Reading Ramblings – January 24, 2016

Reading Ramblings

Date: Third Sunday after the Epiphany – January 24, 2016

Texts: Nehemiah 8:1-3, 5-6, 8-10; Psalm 19; 1 Corinthians 12:12-31a; Luke 4:16-30

Context: “In the beginning was the Word, and the Word was with God and the Word was God.” So John begins his Gospel account, defining Jesus as the very expression of God the Father, the Word through whom all is created. Jesus is thus the embodiment of the Word of God, the Word that comes to us in Scripture. The two are one in the same. “Long ago, at many times and in many ways, God spoke to our Fathers by the prophets, but in these last days he has spoken to us by his Son.” (Hebrews 1:1) God never stops speaking, and attending to that Word is the difference between good and evil, order and chaos, life and death. The Word that speaks life is not obvious to a creation born dead in sin. It is only by the power of God the Holy Spirit that the Word of God can be heard and received not with terror and dread, but with joy and thanksgiving.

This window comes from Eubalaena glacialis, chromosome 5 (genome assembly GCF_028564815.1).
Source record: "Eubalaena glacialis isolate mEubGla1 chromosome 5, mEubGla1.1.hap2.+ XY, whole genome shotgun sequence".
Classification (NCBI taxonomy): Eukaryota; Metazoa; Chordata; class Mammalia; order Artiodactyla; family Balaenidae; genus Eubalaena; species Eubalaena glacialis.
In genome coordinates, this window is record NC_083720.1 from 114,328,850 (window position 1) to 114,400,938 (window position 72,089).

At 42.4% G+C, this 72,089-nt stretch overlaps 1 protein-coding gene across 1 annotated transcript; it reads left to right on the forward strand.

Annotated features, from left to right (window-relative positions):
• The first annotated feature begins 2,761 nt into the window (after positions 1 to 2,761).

Nehemiah 8:1-3, 5-6, 8-10 – I tend to immediately get annoyed when readings are chopped up like this. However I can understand the rationale – the missing verses include lists of names that are challenging to pronounce, to say the least, and don’t (by our modern standards) provide any real importance to the overall flow.

Nehemiah is a contemporary of Ezra. In Hebrew the two books were traditionally fused together into a single book, and remained such until at least the early second century, when the two were separated. Nehemiah deals with the rebuilding of the walls of Jerusalem, and what we might consider more secular issues. Ezra deals with the rebuilding of the Temple. So it is that Ezra is the one to read the Book of the Law to the assembled people here in Nehemiah 8.

God’s people have returned from exile in Babylon. They have become aware over the intervening years of the cause of their misery – their failure to adhere to the covenant stipulations their forefathers entered into at Mt. Sinai in Exodus 24. So it is fitting that here, as they rebuild their Temple and their city, as God re-establishes them in the land and city of their forefathers, that they should recommit themselves in obedience to God’s Word. The effect of the Word is powerful. People are moved to fear and sorrow over their disobedience, over how they failed in the past and fail still to keep the requirements of the covenant. Yet Nehemiah and the priests don’t use this as an opportunity to whip the people into a religious fervor of new, heightened obedience. Instead, the people are commanded to celebrate. Somehow there is the recognition that the Word of God – their ignorance and rejection of which caused their exile – is still somehow ultimately a source of joy and hope, a reason to celebrate.